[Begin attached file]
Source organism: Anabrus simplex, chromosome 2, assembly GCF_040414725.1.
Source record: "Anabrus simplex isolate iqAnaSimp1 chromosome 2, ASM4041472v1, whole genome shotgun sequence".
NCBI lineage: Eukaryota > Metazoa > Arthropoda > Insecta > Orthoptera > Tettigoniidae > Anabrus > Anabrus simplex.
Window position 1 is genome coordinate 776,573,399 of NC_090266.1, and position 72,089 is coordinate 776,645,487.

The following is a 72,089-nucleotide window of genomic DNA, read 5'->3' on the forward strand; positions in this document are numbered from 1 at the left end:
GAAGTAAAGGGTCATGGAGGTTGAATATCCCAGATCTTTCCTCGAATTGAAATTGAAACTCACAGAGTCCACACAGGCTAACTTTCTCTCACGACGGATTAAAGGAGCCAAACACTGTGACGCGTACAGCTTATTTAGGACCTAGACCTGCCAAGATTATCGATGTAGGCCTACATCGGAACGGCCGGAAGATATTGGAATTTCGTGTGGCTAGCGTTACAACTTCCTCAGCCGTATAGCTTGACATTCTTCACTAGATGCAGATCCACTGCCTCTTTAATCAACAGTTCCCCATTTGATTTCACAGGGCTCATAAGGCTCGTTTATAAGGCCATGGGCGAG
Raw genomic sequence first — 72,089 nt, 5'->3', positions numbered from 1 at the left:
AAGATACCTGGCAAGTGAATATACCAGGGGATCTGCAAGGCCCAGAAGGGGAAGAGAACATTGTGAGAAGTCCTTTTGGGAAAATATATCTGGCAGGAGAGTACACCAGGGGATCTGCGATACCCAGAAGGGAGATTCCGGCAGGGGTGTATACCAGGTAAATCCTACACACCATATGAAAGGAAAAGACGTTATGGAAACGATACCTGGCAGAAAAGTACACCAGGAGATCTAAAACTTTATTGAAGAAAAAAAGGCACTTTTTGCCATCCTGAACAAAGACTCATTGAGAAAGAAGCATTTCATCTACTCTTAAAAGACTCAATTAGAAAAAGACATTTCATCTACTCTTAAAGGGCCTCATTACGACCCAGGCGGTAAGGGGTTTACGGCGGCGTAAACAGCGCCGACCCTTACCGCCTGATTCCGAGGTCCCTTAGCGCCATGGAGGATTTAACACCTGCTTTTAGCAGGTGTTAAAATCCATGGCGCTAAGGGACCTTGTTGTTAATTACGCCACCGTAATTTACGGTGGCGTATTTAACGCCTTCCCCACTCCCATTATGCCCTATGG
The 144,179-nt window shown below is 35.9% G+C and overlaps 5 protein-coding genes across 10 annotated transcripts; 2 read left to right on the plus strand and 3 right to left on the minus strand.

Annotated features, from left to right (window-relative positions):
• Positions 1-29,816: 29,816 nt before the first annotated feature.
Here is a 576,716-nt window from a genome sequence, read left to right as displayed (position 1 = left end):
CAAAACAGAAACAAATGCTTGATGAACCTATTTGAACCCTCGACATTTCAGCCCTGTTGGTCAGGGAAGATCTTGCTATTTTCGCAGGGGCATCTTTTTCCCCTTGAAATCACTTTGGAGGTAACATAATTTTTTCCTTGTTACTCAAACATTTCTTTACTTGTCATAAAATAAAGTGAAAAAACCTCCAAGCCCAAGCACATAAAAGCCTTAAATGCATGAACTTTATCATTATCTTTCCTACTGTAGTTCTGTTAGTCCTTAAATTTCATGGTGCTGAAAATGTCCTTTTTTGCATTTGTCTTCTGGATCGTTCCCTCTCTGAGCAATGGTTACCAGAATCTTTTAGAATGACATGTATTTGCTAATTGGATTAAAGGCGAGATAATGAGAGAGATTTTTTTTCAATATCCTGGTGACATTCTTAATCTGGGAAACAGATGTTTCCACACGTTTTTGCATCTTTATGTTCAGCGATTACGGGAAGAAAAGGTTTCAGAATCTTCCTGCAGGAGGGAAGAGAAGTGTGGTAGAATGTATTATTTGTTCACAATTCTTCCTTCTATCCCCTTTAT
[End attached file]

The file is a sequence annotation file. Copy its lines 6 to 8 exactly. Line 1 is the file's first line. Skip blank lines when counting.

GAAGTAAAGGGTCATGGAGGTTGAATATCCCAGATCTTTCCTCGAATTGAAATTGAAACTCACAGAGTCCACACAGGCTAACTTTCTCTCACGACGGATTAAAGGAGCCAAACACTGTGACGCGTACAGCTTATTTAGGACCTAGACCTGCCAAGATTATCGATGTAGGCCTACATCGGAACGGCCGGAAGATATTGGAATTTCGTGTGGCTAGCGTTACAACTTCCTCAGCCGTATAGCTTGACATTCTTCACTAGATGCAGATCCACTGCCTCTTTAATCAACAGTTCCCCATTTGATTTCACAGGGCTCATAAGGCTCGTTTATAAGGCCATGGGCGAG
Raw genomic sequence first — 72,089 nt, 5'->3', positions numbered from 1 at the left:
AAGATACCTGGCAAGTGAATATACCAGGGGATCTGCAAGGCCCAGAAGGGGAAGAGAACATTGTGAGAAGTCCTTTTGGGAAAATATATCTGGCAGGAGAGTACACCAGGGGATCTGCGATACCCAGAAGGGAGATTCCGGCAGGGGTGTATACCAGGTAAATCCTACACACCATATGAAAGGAAAAGACGTTATGGAAACGATACCTGGCAGAAAAGTACACCAGGAGATCTAAAACTTTATTGAAGAAAAAAAGGCACTTTTTGCCATCCTGAACAAAGACTCATTGAGAAAGAAGCATTTCATCTACTCTTAAAAGACTCAATTAGAAAAAGACATTTCATCTACTCTTAAAGGGCCTCATTACGACCCAGGCGGTAAGGGGTTTACGGCGGCGTAAACAGCGCCGACCCTTACCGCCTGATTCCGAGGTCCCTTAGCGCCATGGAGGATTTAACACCTGCTTTTAGCAGGTGTTAAAATCCATGGCGCTAAGGGACCTTGTTGTTAATTACGCCACCGTAATTTACGGTGGCGTATTTAACGCCTTCCCCACTCCCATTATGCCCTATGG